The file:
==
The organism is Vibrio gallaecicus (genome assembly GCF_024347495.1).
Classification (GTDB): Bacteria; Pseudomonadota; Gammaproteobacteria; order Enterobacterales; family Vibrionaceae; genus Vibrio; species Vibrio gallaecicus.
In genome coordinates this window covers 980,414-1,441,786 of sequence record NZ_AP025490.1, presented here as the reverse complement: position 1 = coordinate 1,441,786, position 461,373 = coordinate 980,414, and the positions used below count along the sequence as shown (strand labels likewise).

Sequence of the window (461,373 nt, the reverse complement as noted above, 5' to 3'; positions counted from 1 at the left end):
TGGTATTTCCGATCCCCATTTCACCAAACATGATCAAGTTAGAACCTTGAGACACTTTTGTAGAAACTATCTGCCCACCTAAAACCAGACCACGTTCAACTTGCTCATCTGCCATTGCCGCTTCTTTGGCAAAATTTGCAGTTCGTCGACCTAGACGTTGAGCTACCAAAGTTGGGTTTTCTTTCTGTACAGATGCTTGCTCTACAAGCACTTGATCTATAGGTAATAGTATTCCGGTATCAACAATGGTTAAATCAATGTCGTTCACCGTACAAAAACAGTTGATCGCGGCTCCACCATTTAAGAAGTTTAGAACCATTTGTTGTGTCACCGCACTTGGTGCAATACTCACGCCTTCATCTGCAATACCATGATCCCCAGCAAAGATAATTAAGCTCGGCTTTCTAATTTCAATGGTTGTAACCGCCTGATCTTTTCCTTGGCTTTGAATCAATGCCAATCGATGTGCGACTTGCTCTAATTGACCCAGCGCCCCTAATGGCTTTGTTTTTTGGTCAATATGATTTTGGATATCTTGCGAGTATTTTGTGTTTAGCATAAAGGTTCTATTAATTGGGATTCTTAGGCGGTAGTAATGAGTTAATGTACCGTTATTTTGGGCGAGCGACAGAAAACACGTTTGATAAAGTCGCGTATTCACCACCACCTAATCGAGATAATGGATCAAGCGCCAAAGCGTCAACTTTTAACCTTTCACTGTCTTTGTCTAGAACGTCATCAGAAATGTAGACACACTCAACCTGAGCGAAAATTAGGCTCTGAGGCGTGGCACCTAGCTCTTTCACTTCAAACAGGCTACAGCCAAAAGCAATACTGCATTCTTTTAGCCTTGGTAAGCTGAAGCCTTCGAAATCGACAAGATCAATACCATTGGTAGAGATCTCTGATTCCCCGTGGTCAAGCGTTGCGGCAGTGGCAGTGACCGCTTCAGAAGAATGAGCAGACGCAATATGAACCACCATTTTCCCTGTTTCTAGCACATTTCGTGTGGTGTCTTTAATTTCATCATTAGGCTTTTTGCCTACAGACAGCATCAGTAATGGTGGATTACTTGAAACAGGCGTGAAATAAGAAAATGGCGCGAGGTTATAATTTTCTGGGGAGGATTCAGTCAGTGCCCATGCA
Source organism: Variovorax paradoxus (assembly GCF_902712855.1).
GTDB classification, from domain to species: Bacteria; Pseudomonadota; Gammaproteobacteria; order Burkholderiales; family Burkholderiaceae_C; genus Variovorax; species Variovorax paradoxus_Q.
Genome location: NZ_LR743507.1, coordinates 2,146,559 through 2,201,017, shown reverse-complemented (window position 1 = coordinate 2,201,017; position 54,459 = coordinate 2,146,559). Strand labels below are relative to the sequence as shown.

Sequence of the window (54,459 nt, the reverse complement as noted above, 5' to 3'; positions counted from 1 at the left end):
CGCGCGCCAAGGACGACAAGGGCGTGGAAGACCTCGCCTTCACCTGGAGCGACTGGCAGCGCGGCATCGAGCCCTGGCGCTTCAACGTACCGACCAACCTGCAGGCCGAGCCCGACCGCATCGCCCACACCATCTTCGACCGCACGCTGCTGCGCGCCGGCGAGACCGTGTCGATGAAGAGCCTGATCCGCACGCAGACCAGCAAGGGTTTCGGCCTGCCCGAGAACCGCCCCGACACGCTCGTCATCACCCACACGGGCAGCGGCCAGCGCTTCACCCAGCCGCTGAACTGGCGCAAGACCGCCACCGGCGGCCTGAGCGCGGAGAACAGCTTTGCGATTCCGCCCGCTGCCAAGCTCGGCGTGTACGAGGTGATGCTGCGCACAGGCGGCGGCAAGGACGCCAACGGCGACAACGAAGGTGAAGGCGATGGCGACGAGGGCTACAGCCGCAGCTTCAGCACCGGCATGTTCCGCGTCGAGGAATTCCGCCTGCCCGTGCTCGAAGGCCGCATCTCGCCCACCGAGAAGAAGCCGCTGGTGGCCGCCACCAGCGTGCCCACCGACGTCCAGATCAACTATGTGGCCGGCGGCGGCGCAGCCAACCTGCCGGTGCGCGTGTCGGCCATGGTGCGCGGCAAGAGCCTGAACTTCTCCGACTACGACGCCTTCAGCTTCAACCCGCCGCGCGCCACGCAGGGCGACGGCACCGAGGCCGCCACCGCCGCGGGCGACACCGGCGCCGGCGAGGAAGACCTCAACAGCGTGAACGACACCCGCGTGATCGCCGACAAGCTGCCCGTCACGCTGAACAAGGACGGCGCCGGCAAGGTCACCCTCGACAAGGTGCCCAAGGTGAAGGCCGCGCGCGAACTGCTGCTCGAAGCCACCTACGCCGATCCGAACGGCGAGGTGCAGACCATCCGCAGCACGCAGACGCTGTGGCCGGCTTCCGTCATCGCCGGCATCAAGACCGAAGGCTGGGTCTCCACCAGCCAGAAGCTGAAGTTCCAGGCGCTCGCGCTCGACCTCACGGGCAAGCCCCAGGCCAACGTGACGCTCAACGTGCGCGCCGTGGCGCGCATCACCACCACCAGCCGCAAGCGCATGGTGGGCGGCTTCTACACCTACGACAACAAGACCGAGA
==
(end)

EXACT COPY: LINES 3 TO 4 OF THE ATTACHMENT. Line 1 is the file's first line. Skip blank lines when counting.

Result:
In genome coordinates this window covers 980,414-1,441,786 of sequence record NZ_AP025490.1, presented here as the reverse complement: position 1 = coordinate 1,441,786, position 461,373 = coordinate 980,414, and the positions used below count along the sequence as shown (strand labels likewise).

Sequence of the window (461,373 nt, the reverse complement as noted above, 5' to 3'; positions counted from 1 at the left end):